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LAS VEGAS, NV - MAY 20: Musical group BTS perform onstage during the 2018 Billboard Music Awards at MGM Grand Garden Arena on May 20, 2018 in Las Vegas, Nevada. (Photo by Jeff Kravitz/FilmMagic)

Everyone Say Sorry To KPOP Stans


Jun. 9 2020, Updated 4:06 p.m. ET

For the “very online”, KPOP Stans are a popular punching bag. But this niche group of internet users has proven to be an unexpected ally in the uprising against U.S policing.

For the uninitiated, some definitions are in order. The term KPOP refers to mainstream music originating from South Korea. Korean music companies have been trying to take the music worldwide for a long time. In 2012, Psy’s “Gangnam Style” became a worldwide sensation. For a while, it appeared to be a fluke, but in recent years the genre has gone global and found itself a dedicated group of fans.

Some of those fans fall into the category of Stan. A Stan is the name giving to an overzealous or obsessive fan of a particular celebrity. The term originates from the Eminem song of the same name. In the song, an obsessive fan of the rapper writes frequent letters to him, and eventually kills himself when he does not get a response.

So why do people hate KPOP Stans?

A big part of it is the goddam fancams. (This is the last definition I swear). A Fancam is video focusing on a single member of a band or a solo artist. It can be a fans recording of performance, or professional footage sourced from a fan site.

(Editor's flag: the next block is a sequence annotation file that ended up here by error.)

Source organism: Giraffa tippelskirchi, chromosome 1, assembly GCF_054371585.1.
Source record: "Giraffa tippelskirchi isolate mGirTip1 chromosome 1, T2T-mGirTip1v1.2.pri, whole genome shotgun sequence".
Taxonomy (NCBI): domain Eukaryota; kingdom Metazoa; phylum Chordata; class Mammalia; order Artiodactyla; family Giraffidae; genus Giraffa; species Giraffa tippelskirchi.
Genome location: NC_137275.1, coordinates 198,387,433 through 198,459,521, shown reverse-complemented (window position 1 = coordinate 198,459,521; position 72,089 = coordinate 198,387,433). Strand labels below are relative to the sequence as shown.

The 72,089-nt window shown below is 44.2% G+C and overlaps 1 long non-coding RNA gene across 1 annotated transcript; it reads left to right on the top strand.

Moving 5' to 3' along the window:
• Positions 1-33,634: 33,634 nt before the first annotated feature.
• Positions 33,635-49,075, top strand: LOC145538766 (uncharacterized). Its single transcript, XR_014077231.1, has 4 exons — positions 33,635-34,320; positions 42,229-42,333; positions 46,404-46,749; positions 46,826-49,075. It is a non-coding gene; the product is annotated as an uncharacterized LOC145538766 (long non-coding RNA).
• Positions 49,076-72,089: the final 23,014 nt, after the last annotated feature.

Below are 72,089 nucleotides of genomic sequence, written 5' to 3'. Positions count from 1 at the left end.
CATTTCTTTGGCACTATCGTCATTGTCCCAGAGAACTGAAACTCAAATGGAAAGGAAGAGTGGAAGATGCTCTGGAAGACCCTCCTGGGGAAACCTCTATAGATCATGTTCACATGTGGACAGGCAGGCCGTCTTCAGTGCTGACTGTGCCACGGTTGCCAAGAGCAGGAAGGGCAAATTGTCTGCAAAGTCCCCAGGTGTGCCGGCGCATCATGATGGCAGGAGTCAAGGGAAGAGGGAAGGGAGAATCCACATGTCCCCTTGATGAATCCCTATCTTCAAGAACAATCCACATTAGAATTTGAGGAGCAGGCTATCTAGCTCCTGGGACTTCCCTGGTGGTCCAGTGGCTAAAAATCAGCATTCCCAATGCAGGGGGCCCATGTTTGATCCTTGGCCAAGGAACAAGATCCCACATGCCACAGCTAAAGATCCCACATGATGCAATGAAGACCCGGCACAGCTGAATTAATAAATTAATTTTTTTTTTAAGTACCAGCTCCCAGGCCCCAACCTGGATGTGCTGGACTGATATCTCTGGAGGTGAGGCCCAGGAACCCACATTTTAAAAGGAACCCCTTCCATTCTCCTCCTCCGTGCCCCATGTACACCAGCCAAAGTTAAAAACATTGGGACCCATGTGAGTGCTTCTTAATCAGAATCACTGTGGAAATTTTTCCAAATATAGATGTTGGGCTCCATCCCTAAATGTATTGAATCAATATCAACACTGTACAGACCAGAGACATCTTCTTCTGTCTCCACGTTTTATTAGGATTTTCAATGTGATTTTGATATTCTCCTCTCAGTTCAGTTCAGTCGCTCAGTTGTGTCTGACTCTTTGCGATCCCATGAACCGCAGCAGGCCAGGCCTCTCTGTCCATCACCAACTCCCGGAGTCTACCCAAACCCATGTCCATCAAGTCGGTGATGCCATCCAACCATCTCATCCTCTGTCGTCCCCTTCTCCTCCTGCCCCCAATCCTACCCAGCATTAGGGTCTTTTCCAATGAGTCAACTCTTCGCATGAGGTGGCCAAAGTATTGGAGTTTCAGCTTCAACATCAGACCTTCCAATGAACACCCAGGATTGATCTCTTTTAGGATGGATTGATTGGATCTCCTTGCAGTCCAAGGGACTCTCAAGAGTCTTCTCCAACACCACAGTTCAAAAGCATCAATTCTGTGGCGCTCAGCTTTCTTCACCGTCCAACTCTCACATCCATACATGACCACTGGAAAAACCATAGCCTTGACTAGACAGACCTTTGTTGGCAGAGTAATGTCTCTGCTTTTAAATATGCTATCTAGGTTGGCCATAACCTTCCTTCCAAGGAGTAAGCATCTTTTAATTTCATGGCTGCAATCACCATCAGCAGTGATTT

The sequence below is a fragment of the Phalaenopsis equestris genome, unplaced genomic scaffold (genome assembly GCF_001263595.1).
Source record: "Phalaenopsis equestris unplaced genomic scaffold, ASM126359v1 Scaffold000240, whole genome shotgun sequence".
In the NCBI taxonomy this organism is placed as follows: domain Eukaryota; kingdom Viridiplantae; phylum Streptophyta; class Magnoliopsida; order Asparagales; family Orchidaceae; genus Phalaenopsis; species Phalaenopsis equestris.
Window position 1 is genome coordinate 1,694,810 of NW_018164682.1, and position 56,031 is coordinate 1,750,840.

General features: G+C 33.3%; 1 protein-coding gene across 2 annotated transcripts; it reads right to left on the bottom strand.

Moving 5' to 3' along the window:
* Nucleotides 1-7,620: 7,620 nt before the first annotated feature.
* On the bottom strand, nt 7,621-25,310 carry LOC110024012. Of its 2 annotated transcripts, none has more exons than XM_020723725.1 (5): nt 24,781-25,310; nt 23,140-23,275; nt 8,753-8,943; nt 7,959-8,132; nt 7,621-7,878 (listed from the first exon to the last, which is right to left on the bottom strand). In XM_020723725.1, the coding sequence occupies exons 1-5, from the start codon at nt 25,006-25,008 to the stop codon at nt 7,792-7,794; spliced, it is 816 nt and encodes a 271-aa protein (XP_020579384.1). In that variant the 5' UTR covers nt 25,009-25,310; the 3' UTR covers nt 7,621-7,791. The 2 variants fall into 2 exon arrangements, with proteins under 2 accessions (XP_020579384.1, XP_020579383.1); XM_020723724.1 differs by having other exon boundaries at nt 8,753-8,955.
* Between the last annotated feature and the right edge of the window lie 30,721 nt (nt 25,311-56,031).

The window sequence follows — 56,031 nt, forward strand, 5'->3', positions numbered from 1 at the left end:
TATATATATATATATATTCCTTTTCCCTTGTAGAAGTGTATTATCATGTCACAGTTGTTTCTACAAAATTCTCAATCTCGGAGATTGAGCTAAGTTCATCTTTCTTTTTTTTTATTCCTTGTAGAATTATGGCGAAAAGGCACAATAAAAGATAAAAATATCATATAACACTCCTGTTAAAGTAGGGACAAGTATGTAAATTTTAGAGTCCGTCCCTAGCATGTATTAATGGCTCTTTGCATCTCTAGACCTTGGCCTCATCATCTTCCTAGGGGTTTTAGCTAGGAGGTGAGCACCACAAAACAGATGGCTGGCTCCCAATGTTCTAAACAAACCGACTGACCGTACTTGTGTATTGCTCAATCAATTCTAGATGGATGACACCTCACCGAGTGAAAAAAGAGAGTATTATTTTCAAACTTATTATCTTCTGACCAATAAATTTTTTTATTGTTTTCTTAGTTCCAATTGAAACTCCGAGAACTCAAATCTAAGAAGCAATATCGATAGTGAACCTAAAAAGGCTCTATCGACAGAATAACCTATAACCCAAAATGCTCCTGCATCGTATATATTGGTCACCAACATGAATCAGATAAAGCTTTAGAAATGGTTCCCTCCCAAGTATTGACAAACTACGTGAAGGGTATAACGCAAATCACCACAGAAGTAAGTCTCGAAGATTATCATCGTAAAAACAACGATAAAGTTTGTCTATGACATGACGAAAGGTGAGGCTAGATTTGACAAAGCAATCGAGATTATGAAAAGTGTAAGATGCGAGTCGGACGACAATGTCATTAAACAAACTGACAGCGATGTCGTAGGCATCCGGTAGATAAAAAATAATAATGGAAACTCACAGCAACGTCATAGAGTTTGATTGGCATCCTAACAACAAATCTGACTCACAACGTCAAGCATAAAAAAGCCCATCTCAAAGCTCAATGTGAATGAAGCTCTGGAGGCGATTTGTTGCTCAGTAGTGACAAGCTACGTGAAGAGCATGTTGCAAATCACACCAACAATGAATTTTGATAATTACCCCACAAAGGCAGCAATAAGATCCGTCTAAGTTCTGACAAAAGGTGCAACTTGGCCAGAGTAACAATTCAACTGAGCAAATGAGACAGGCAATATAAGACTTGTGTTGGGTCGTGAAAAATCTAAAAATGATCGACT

Avid twitter users will be all too familiar with the experience of opening a popular tweet (that has nothing to do with KOPOP) only to find a barrage of fancams. Or clicking into a trending tag and finding whatever started it has been drowned out by fancams.

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So how have the Stans become allies in the movement?

WITH THE GOD DAM FANCAMS. KPOP twitter has mastered the art of drowning out a tag with their content. So when #MAGA, #WhiteLivesMatter and, #BlueLivesMatter started trending, the Stans were ready. All the tags were quickly flooded with fancams. Captions included calls to support the Black Lives Matter Movement and jabs at the racists that use the tags unironically.

On a more practically level they used their ability to mobilize to protect protestors from police persecution. On May 31, the Dallas Police Department put out a tweet asking for video evidence that could be used to throw protestors in jail.

Just one day later, the app was taken down due to “technical difficulties. “ KPOP Stans had flooded the app with their fancams and seemingly broke it by overloading the system. They also helped to flood the replies to the tweet. In this they were joined by others who replied with tweets that did not relate to the request for videos.

They used similar flooding tactics against the police departments of Kirkland, Washington, and Grand Rapids, Michigan when they put out requests for photos and videos.

So as annoying as it may be to find a interesting tag flooded with videos of KPOP idols, it looks like we “the online” have to give up dunking on them for the time being.

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